Report Modal

Defining Key Features

Our next objective was to look at the job post design style as a whole. I again returned to our competitive market to asses how they were listing their jobs. Job postings consisted of the following pieces of information: job title, company, location, description, salary, logos, newness, date posted, save, report, apply, reviews, full-time/part-time, and benefits. Upon conducting user interviews we found that the most relevant pieces of information to people before they clicked through to a job posting were: job title, company, location, salary, date posted.

Date posted was a feature that we knew we could give some love in particular. Upon reviewing our existing design compared to that of our competitors we noticed that we would include the date the job was posted but our competition would show the hours/days from the date posted. Thinking about ease of use and real world dialogue we realized that including the date the job was posted only forced our users into a math problem. In the long run we decided to align with our competitors way of thinking by including the time since the job was posted rather than having them calculate that themselves. This would greatly aid in the scanning and self-validation of the job's usefulness for the user.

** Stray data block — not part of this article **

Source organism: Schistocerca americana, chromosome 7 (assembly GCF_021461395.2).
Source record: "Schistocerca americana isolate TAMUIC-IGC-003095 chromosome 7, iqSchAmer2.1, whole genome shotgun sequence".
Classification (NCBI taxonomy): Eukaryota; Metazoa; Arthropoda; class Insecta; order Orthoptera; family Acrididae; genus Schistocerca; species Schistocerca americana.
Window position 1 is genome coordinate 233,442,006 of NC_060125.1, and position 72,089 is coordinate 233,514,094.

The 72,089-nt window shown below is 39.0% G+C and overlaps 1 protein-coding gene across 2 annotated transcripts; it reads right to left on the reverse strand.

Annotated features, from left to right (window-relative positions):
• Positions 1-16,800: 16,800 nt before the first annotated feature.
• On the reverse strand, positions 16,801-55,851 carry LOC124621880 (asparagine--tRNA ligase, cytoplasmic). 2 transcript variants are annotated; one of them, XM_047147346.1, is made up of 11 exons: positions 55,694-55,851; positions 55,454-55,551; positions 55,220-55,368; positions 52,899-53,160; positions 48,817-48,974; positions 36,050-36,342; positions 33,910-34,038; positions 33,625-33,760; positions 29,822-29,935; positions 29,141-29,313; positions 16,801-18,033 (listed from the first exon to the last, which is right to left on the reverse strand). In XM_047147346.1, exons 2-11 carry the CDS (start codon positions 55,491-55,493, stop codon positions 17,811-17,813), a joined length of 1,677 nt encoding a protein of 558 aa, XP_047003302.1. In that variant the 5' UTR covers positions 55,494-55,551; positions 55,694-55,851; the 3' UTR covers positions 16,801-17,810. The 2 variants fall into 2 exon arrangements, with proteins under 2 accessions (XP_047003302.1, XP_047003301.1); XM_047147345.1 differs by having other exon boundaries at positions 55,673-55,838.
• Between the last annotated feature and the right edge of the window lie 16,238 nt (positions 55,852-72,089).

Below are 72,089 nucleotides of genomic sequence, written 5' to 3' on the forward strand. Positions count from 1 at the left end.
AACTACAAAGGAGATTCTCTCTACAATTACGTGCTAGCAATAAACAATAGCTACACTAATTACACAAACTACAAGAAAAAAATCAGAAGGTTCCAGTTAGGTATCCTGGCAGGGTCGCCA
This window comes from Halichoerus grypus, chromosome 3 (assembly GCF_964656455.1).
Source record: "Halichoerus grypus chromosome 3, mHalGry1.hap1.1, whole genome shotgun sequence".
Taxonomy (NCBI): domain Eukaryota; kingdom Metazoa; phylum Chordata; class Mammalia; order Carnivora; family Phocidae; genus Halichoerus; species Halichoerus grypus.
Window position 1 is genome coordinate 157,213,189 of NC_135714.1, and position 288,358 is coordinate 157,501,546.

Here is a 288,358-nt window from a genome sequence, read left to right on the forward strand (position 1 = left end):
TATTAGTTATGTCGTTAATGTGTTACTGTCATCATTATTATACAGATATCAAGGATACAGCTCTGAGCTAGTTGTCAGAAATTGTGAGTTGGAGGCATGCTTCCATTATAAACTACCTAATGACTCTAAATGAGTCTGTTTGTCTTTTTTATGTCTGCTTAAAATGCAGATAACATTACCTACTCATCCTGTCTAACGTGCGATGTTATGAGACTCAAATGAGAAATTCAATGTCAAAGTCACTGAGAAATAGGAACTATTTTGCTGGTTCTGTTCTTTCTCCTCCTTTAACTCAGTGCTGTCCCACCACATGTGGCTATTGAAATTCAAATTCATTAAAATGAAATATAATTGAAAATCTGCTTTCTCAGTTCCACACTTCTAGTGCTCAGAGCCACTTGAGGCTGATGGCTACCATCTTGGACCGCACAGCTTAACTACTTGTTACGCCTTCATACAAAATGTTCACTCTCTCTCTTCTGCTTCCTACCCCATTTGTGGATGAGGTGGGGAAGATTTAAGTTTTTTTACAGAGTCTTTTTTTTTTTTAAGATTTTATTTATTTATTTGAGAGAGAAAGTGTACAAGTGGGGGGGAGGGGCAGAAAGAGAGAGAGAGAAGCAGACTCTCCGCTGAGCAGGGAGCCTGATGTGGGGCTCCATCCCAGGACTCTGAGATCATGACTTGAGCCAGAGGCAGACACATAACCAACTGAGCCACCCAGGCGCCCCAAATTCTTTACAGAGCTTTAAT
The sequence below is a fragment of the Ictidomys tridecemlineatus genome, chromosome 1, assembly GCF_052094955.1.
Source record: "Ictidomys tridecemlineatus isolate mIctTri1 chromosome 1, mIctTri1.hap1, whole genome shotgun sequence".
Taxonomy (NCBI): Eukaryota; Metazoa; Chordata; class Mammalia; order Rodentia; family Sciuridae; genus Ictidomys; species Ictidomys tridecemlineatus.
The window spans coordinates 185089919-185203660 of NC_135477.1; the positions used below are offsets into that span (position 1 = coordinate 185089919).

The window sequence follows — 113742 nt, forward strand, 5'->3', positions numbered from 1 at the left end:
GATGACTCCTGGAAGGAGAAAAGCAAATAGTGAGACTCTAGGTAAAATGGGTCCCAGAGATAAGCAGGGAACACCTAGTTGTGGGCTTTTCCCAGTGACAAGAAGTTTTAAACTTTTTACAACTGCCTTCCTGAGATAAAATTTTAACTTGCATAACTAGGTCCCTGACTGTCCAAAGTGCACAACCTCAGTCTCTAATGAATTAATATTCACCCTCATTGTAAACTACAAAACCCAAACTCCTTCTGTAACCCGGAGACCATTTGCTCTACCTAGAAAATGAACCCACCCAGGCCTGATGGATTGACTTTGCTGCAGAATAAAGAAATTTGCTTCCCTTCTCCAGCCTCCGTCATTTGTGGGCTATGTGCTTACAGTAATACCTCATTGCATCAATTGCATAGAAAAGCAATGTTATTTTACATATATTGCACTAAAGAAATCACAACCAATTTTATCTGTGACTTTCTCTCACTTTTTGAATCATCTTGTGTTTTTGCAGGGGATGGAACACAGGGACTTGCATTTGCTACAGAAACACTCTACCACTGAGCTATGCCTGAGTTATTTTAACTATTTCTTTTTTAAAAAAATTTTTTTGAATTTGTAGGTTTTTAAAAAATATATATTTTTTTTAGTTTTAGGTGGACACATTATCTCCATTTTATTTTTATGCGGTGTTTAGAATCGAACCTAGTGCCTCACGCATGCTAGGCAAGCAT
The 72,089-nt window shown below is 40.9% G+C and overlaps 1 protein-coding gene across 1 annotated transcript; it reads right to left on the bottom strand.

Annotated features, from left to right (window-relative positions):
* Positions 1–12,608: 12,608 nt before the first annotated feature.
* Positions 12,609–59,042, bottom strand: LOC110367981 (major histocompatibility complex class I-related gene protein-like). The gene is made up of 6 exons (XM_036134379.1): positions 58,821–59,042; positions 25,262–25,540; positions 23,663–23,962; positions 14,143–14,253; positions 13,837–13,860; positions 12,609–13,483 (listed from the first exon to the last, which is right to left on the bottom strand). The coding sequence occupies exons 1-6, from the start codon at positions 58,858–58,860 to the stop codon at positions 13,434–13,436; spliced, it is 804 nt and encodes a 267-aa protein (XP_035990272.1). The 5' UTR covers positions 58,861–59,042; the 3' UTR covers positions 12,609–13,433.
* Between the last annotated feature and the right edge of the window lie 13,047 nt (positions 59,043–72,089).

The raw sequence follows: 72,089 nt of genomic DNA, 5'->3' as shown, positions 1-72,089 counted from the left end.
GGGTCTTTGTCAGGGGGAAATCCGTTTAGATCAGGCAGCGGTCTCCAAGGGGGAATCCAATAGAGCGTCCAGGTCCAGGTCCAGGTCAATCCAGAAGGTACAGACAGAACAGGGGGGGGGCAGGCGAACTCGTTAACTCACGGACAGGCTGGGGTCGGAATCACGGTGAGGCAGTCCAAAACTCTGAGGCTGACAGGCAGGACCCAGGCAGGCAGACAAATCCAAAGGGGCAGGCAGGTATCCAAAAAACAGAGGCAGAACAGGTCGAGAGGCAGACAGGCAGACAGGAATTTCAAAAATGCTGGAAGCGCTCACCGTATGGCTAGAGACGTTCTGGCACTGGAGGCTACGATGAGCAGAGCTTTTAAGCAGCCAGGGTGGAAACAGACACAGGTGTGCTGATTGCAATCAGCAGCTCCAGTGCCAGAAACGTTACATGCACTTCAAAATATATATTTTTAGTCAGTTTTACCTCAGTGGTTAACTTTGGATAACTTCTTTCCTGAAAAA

Reinventing The Salary Button

One of the most important pieces of the job posting that we needed to keep in mind was the “Estimated Salary and Job Details” button. Normally when a user views the job listing in the returned search results the salary is not displayed, however once the user clicks through to the job posting and then returns to our search results, the “Estimated Salary and Job Details” button is replaced by a green pill button that states the salary. I felt that this was not a great experience because there is no indicator or placeholder that would make you believe that the salary was going to be displayed. I also felt that the user might still miss the interaction when and if (which they might not always do) they return to our search results. As a result I proposed the following designs which highlighted the five pieces of information we felt were the most relevant and included a better way to “show” the salary and still maintain a way to entice users to click through to reveal it. These designs also looked at the weight and hierarchy of the existing posts and attempted to make the information more easily scannable and digestible.

Salary Mockups


After reviewing these designs we determined that the best next course of action would be to implement these changes in steps. The first step would be to see if our new method of showing salary would prove equal or better results than the current method. Once we determined if this method worked we would then alter the font sizes, weights, and colors to see what performed best.

At this step in the process I moved on to another position.